box - Crucial MX200 1TBThe shipping container which Crucial uses has always been conservatively elegant and the MX200 is no exception. Some may argue that this box is a touch too bland, and if you are used to garishly over the top boxes that some other companies use you may agree, we however think it is darn good. To us this box is eye catching without being an eyesore….and considering we have used, tested, and worked with nearly every model on the market today that is indeed high praise for us.bracket - Crucial MX200 1TBThe accessory list Crucial includes is actually darn good and above average. Not only do you get a 2.5mm adapter to turn the 7mm form-factored MX200 into a more ‘typical’ 9.5mm drive, you also get a serial for Acronis True Image HD. This software solution may not be as fully featured as the full version of Acronis’ True Image application but it will make cloning your old drive to your new MX200 a snap. The only feature that is missing from this accessory list is a 3.5″ adapter plate which makes installing it into a case easier. However, considering the low asking price and the fact a lot of cases now come with 2.5″ drive mounting options this is not the concern it was even a few years ago.top - Crucial MX200 1TBMoving on to the drive itself, it becomes readily obvious that the conservative shipping container was only a sign of things to come – as the drive itself is very conservative in its aesthetics. To be precise Crucial simply uses an elegant label to distinguish this MX200 model from its predecessor. We have no major issues with this as the drive will be housed inside a PC chassis so flashy labels and the like are usually a waste. Conversely, telling a MX100 from a MX200 is darn simple as that label is large and makes it rather easy to know what drive you have in your hand!bottom - Crucial MX200 1TBWhat is more important than the color or labels used is the materials the SSD manufacture uses for the case itself. Crucial has always used metal and the MX200 is no exception. The only new twist on things is that the case is not held together with screws and instead uses integrated pressure clips to hold the top section to the bottom. Since the PCB itself is attached to one half via screws we have no problems with this change as even if you drop it hard enough to pop the chassis into its two pieces the PCB itself should be protected….and if it is dropped hard enough to damage the PCB anyways a couple screws would not have changed the outcome – a dead drive.board1 - Crucial MX200 1TBInternally we can see the MX200 uses a fairly typical architectural layout. One side of the PCB houses 8 of the 16nm MLC NAND ICs and a single 256MB RAM cache IC, while the other has the remaining 8 NAND ICs, the Marvel ‘9189 controller, and the second 256MB RAM cache IC (for a grand total of 512MB – or half a Gigabyte of cache space). This is very similar to what a MX100 would look like as Crucial has not really changed the hardware all that much.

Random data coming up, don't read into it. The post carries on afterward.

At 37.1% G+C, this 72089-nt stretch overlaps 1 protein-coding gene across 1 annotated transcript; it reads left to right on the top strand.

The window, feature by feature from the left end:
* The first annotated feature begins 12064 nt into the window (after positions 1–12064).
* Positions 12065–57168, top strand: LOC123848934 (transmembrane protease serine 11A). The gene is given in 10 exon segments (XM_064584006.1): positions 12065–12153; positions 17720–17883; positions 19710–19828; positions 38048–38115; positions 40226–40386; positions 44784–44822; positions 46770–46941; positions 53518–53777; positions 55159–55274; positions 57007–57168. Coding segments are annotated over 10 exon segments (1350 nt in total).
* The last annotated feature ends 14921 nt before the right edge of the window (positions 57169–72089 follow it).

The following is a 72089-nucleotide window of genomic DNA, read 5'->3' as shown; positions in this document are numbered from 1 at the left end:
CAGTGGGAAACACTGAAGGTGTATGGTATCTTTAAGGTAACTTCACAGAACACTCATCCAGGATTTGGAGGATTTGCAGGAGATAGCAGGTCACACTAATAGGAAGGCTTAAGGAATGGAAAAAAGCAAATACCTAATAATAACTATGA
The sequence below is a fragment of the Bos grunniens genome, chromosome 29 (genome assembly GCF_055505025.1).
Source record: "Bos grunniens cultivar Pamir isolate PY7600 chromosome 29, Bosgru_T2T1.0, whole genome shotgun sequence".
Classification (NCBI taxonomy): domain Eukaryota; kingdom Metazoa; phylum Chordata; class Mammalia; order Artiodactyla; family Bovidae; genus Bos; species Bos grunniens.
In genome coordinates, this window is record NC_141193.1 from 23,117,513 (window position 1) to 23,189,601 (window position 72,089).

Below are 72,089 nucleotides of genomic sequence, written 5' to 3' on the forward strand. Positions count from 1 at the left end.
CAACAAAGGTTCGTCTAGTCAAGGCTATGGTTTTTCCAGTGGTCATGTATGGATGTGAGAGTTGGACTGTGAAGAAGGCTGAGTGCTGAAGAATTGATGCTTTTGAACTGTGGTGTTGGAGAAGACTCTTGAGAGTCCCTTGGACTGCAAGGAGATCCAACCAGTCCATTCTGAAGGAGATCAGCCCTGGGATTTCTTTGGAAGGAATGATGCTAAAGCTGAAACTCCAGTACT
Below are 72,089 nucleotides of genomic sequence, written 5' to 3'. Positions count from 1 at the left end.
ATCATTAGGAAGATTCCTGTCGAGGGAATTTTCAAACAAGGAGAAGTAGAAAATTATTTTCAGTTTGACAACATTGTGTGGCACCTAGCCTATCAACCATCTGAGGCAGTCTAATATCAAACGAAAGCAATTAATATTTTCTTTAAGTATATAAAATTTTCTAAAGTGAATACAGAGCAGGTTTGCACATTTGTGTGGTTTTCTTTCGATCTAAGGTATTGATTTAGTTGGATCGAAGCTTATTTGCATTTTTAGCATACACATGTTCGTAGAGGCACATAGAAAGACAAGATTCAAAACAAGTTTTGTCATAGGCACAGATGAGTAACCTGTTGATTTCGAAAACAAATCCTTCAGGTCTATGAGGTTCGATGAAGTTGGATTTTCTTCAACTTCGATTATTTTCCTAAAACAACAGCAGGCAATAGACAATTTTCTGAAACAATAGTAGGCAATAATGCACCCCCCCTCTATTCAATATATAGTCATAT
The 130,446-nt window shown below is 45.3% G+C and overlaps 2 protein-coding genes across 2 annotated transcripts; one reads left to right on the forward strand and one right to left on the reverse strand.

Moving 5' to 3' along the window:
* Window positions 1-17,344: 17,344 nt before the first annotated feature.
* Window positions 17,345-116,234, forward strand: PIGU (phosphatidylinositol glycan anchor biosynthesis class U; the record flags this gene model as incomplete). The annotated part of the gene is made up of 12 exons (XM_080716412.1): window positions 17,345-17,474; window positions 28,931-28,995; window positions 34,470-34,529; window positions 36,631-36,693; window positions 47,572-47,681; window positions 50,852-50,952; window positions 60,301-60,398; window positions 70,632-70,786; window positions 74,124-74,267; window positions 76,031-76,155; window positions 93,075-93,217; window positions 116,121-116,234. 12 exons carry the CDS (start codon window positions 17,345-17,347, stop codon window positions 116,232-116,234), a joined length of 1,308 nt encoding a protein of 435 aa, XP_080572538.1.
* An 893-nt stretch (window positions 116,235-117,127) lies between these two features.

Instead what they have changed and improved is the firmware. The new firmware takes all that they learned from the MX100 and M5xx series and creates a new amalgam that has all the performance aspects of the M5xx series with all the capacity of the MX100 series. Now with that being said these 16nm NAND ICs are more from a more mature process and they are faster and more durable than the 16nm NAND ICs in the MX100 series. Basically as with all things, the manufacturing process has been improved upon and the increase in durability and performance from the MX100 series speaks volumes for what can be done when knowledge, experience, and time are accounted for!board2 - Crucial MX200 1TBOf especial note are the rows of small ‘super caps’ that Crucial have included. These capacitors allow the drive to ensure that all resting data is indeed safe and secure in case of sudden power loss. In other words if the lights go out, the chances of a corrupted drive are slim. They are however not zero. This is because the caps are not large enough to flush the ram buffers to the NAND, so any data that is stored here (AKA In Flight Data) will be lost. This ability is what separates ‘enterprise’ grade SSDs from ‘consumer’ grade; however Crucial’s implementation is above average for the consumer marketplace as it can check both levels of the NAND to ensure all the ‘at rest’ data is correct and not corrupt.